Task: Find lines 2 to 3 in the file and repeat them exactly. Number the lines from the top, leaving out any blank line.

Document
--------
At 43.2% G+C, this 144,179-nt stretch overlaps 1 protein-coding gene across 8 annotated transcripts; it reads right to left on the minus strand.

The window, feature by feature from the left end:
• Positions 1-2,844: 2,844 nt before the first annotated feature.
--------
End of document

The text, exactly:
The window, feature by feature from the left end:
• Positions 1-2,844: 2,844 nt before the first annotated feature.